Wednesday, February 18, 2015

C# vs Java : constants

To declare a constant in Java you use final keyword:
public final String str = "Hello World";
To declare a constant in C# you use the const keyword:
public const string str = "Hello World";

See Also: Java : The final keyword
Constants in C# are static by default.
public class Klass {

   public const string str = "Hello World";

   public static void Main() {
      System.Console.WriteLine("Klass.str = " + Klass.str);
   }
}
Outputs
Klass.str = Hello World
Constants in Java, however, are not.
public class Klass {

   public final String str = "Hello World"; 
   
   public static void main(String... args) {
      System.out.println("Klass.str  = " + Klass.str); // compiler error
      // non-static variable str cannot be referenced from a static context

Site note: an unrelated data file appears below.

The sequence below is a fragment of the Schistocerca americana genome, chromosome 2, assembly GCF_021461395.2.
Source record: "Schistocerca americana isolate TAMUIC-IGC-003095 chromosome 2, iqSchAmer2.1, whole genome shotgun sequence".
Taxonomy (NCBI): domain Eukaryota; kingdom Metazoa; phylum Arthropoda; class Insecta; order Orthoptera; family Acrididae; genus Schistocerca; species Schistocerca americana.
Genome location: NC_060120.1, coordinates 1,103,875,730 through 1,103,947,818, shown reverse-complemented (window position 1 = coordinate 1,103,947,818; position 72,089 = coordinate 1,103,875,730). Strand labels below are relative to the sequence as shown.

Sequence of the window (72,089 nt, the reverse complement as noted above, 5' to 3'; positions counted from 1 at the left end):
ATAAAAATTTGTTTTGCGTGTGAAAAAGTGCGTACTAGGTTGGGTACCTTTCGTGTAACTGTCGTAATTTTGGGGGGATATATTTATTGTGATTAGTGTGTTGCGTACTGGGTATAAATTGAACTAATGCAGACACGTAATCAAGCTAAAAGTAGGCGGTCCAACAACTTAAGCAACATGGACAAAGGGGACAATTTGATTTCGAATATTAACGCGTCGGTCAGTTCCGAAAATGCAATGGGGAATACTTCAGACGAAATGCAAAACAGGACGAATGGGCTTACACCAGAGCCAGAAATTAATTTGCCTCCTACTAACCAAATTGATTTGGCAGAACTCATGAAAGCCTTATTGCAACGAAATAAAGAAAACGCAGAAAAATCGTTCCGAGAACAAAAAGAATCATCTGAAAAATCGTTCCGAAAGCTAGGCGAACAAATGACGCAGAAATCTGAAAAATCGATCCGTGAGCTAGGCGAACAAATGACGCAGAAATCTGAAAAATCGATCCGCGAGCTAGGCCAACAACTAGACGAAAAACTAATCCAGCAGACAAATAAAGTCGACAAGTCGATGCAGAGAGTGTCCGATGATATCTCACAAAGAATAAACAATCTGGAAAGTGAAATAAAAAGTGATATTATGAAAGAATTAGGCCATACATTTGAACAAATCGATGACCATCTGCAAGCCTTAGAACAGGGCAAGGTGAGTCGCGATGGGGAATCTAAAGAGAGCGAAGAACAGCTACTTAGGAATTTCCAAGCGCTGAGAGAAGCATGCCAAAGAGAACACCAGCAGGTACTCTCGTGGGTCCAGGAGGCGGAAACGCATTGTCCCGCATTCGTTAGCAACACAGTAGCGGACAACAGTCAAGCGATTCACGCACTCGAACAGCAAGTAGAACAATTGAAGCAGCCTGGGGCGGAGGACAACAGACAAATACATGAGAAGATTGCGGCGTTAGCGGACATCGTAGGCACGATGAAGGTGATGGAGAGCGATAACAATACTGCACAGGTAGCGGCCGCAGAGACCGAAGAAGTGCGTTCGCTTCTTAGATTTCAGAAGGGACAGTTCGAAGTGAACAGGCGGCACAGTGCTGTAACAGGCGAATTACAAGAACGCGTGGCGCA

}
}
In order for the above program to work the str constant must also be declared as static.
public class Klass {
   public static final String str = "Hello World";

   public static void main(String... args) {
      System.out.println("Klass.str = " + Klass.str);
   }
}
See Also: Java's static Keyword

C# does not allow you declare a constant variable as being static.
public class Klass {
   public static const string str = "Hello World"; // compiler error
   // The constant 'Klass.str' cannot be marked static
}

In C# if you have a const field that's a reference type you can only assign it a null value.
//const MyClass xclass = new MyClass(); // compiler error
   
const MyClass xclass = null;
Strings are the exception to this rule.
const string xstring = "Hello World";
Java does not have this particular restriction.
public class Klass {
   public final Klass klass = new Klass();
}

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